Günther Oettinger, 61, was appointed European Union commissioner for digital economy and society in 2014. Before that, he was minister of the German state Baden-Württemberg from 2005 to 2010 and then became European commissioner for energy for five years. Mr. Oettinger is a member of German Chancellor Angela Merkel’s center-right Christian Democrats. He confessed to German business news magazine WirtschaftsWoche that he’s not a digital native.
Are we heading toward a two-class system when it comes to the Internet, where in the future, only big clients get good service?
We’re focusing on net neutrality right now. That means equal treatment for everyone; data will be handled the same way for everybody. We won’t allow for discrimination of content. We hope to reach an agreement midyear. At that point, Europe will have reached legal certainty, something the United Stated is not going to achieve that early.
The United States has come to the decision that all users of the Internet are equal. But that decision remains very sketchy in some areas.
I think the decision U.S. President Barak Obama took regarding net neutrality is good marketing. The 300-page long set of rules regarding open Internet is difficult to understand. Whenever I ask the head of the Federal Communications Commission about areas such as e-health, he answers that those areas are not affected. The Americans are creating general rules, but there are certain things they don’t want to regulate.
Is Europe going to do a better job?
In Europe there won’t be preferential treatment on the Internet. That’s the key point. Companies or private individuals that are generating less revenue for the Internet provider are not allowed to get poorer service, such as lower transmission volume. There has to be a consistent quality standard for everybody. In addition, there have to be special services that serve people’s interest — those will have some additional advantages.
Isn’t that discrimination?
Exceptions for special services need to be tightly limited and we’ll require companies to supply a reason why they should get special treatment. A hospital, for instance, needs to show that it must have priority on the Internet when it comes to surgery. The same is true for autonomous driving and interlinking of cars.
That sounds very bureaucratic. Is there not going to be a fight about how this is being regulated?
I have faith in the experts. They can determine exactly what’s in the interest of the general public. It makes more sense to have some firms show why they deserve special treatment than determining today what kind of special services will be needed in four years’ time. Nobody knows that, and this is why it doesn’t make sense to put it in law today. If we think we can know exactly what we want to exclude, we will block creativity in new services.
For those receiving privileged access or services, how will this kind of exemption be determined?
I can imagine the European Commission will have a ranking by qualification. This could be a recommendation basis for the regulatory body. There’s public interest in many areas: traffic security, avoidance of traffic jam, saving people’s lives.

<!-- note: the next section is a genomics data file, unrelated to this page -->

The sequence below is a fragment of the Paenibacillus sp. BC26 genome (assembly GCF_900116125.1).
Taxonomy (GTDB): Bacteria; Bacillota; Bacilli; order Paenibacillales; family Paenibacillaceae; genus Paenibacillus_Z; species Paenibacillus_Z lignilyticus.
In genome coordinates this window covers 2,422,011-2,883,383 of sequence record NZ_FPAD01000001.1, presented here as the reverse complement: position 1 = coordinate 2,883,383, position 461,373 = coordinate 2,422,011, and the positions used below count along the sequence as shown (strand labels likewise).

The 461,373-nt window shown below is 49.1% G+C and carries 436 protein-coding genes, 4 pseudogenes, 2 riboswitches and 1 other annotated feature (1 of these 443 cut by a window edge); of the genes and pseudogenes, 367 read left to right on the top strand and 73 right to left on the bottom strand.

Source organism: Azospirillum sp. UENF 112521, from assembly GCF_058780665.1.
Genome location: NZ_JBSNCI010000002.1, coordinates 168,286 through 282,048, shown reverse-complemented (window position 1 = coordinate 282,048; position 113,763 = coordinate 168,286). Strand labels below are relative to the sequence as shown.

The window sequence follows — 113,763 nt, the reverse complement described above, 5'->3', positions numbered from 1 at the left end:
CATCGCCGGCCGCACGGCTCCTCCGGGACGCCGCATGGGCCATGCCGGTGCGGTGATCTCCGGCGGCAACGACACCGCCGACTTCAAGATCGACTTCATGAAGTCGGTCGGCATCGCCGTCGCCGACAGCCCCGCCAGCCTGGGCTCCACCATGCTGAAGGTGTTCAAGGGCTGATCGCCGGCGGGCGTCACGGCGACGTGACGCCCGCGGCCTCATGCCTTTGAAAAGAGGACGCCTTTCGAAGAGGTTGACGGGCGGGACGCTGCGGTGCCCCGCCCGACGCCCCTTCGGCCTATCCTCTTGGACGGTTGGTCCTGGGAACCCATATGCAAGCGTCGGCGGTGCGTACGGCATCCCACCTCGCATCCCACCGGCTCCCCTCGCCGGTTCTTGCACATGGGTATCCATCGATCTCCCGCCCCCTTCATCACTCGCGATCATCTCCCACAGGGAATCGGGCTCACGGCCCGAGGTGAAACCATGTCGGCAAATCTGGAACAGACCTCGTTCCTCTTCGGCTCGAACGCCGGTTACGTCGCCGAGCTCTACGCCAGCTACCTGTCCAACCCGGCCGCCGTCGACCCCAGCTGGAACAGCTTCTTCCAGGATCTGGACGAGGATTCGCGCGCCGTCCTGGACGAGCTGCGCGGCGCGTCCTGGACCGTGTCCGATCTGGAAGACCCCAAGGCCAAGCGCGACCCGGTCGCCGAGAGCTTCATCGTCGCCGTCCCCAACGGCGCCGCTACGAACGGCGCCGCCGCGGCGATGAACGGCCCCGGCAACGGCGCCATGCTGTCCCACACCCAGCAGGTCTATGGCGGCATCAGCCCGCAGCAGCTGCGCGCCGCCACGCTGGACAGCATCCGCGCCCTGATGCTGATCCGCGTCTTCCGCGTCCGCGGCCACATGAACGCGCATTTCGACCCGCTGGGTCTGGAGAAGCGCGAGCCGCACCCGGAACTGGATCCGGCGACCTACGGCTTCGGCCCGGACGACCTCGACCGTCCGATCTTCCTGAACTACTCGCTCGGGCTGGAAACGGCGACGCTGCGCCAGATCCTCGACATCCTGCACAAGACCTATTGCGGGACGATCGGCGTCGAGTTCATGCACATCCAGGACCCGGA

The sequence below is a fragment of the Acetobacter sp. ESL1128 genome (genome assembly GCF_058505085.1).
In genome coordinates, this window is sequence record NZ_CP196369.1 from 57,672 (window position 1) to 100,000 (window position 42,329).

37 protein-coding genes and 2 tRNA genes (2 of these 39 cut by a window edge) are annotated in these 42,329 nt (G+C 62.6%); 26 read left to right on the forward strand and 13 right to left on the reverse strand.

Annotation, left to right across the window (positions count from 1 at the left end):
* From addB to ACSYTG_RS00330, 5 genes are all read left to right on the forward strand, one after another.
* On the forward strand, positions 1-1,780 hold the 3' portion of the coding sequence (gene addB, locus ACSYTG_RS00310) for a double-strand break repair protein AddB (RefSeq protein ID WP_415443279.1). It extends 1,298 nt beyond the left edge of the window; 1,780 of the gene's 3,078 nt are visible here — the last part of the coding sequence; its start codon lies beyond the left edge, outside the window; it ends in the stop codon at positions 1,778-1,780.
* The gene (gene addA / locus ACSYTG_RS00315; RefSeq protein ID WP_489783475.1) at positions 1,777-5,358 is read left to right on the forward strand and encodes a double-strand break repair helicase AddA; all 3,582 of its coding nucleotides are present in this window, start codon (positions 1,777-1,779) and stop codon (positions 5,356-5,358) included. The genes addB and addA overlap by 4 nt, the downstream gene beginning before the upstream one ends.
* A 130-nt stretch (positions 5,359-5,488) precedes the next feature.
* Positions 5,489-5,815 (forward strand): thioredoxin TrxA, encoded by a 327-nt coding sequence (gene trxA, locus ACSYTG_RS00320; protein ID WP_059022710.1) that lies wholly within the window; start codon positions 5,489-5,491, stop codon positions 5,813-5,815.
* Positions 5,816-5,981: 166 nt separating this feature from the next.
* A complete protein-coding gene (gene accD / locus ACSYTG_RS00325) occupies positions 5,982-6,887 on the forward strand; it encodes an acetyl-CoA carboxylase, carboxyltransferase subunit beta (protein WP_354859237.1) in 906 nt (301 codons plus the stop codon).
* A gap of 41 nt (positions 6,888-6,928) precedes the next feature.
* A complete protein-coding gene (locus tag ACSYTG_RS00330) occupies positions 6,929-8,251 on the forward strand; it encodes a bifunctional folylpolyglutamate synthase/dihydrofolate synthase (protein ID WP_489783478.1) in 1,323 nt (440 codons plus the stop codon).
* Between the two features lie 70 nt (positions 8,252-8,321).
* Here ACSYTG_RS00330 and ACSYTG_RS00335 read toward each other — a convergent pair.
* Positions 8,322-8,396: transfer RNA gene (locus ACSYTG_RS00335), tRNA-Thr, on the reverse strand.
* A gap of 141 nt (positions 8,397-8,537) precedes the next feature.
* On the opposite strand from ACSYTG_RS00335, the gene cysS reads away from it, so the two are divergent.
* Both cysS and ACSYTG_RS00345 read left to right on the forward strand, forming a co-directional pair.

Why is discussing net neutrality so dishonest? If we want to play a role within the digital economy, there won’t be anything like net neutrality – this is something nobody says out loud.
I am in the middle of political negotiations. But if I were a user and would have nothing to do with business, then I would also want to have the highest quality standard available without restrictions.
Why is the topic of net neutrality so emotional?
In the world of net neutrality, there are people who want to be free world citizens. Ursula von der Leyen (former German minister of family affairs, now minister of defense) wanted to introduce bans on child pornography. There was an outcry, not because people wanted to download child porn, but because this proposal was seen as an attack on freedom.
Faster network expansion would increase data capacity. Would the debate be more relaxed if there were more capacity available?
Of course. We could loosen up a bit with higher data capacity. There is a difference if data transmission is at 5 or 10 or 30 megabytes per second. If the mobile data network of the 5th generation, or 5G, would be around by 2020, then there would be less shortage in data transmission.
Are special services, such as in the automotive area, possible without 5G?
Car manufacturers must answer the question whether there is nothing they can do until we have 5G or if they can start working on pilot projects for the next three to five years. I am in touch with the car manufacturers. By fall, I would like to know what technology they need and what trial roads would be possible for pilot tests.
When it comes to funding of network expansion, there is a conflict: Deutsche Telekom wants to enhance copper cables, which would leave no more space for competitors. They want that the modern fiber optic cable being laid all the way to the customer.
We want to be as neutral as possible. The European funding will focus on quality standards in which we tell them what transmission speed we expect. There is no preference in technology. We want strong players like Deutsche Telekom and healthy competitors. The small ones also need to have a chance.
As the commissioner responsible, you should be using a lot of digital services – have you ever used Uber?
No, I almost never use taxis, and when I do then most of the time it’s in Stuttgart [his home town]. But there, I know almost every driver, and if I hire a car there, I go for taxis.